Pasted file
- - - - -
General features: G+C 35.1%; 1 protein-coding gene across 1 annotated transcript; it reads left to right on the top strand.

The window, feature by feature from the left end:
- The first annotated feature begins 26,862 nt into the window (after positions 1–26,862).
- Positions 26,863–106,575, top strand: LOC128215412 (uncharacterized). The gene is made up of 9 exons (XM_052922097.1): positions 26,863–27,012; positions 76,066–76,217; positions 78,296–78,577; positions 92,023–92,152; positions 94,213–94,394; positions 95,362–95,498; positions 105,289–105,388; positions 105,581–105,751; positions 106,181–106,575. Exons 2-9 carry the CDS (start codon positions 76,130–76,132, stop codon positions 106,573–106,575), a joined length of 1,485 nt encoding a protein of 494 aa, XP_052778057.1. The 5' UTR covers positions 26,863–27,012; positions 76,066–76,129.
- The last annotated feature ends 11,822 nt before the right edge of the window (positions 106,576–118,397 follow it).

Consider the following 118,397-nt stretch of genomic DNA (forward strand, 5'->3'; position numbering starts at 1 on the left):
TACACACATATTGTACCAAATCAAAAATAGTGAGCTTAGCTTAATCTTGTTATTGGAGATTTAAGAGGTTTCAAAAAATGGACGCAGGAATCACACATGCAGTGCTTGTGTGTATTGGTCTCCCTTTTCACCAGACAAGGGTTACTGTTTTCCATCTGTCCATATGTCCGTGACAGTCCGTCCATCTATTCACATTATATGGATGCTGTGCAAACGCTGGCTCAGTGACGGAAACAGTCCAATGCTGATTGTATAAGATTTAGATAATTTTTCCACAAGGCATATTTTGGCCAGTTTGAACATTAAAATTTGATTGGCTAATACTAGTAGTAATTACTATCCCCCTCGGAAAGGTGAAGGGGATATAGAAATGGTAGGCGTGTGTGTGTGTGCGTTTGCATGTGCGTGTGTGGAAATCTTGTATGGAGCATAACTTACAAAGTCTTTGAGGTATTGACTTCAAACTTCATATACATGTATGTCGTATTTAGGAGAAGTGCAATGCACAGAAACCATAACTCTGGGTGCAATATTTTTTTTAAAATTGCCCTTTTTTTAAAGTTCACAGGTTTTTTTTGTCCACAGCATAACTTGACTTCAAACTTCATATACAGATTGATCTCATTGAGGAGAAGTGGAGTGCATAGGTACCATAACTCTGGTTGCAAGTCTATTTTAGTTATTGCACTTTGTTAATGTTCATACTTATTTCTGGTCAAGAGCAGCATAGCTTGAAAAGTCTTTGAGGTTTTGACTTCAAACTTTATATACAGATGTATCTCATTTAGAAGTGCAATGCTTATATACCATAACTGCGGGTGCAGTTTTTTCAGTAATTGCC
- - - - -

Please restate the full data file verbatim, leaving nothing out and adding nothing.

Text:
General features: G+C 35.1%; 1 protein-coding gene across 1 annotated transcript; it reads left to right on the top strand.

The window, feature by feature from the left end:
- The first annotated feature begins 26,862 nt into the window (after positions 1–26,862).
- Positions 26,863–106,575, top strand: LOC128215412 (uncharacterized). The gene is made up of 9 exons (XM_052922097.1): positions 26,863–27,012; positions 76,066–76,217; positions 78,296–78,577; positions 92,023–92,152; positions 94,213–94,394; positions 95,362–95,498; positions 105,289–105,388; positions 105,581–105,751; positions 106,181–106,575. Exons 2-9 carry the CDS (start codon positions 76,130–76,132, stop codon positions 106,573–106,575), a joined length of 1,485 nt encoding a protein of 494 aa, XP_052778057.1. The 5' UTR covers positions 26,863–27,012; positions 76,066–76,129.
- The last annotated feature ends 11,822 nt before the right edge of the window (positions 106,576–118,397 follow it).

Consider the following 118,397-nt stretch of genomic DNA (forward strand, 5'->3'; position numbering starts at 1 on the left):
TACACACATATTGTACCAAATCAAAAATAGTGAGCTTAGCTTAATCTTGTTATTGGAGATTTAAGAGGTTTCAAAAAATGGACGCAGGAATCACACATGCAGTGCTTGTGTGTATTGGTCTCCCTTTTCACCAGACAAGGGTTACTGTTTTCCATCTGTCCATATGTCCGTGACAGTCCGTCCATCTATTCACATTATATGGATGCTGTGCAAACGCTGGCTCAGTGACGGAAACAGTCCAATGCTGATTGTATAAGATTTAGATAATTTTTCCACAAGGCATATTTTGGCCAGTTTGAACATTAAAATTTGATTGGCTAATACTAGTAGTAATTACTATCCCCCTCGGAAAGGTGAAGGGGATATAGAAATGGTAGGCGTGTGTGTGTGTGCGTTTGCATGTGCGTGTGTGGAAATCTTGTATGGAGCATAACTTACAAAGTCTTTGAGGTATTGACTTCAAACTTCATATACATGTATGTCGTATTTAGGAGAAGTGCAATGCACAGAAACCATAACTCTGGGTGCAATATTTTTTTTAAAATTGCCCTTTTTTTAAAGTTCACAGGTTTTTTTTGTCCACAGCATAACTTGACTTCAAACTTCATATACAGATTGATCTCATTGAGGAGAAGTGGAGTGCATAGGTACCATAACTCTGGTTGCAAGTCTATTTTAGTTATTGCACTTTGTTAATGTTCATACTTATTTCTGGTCAAGAGCAGCATAGCTTGAAAAGTCTTTGAGGTTTTGACTTCAAACTTTATATACAGATGTATCTCATTTAGAAGTGCAATGCTTATATACCATAACTGCGGGTGCAGTTTTTTCAGTAATTGCC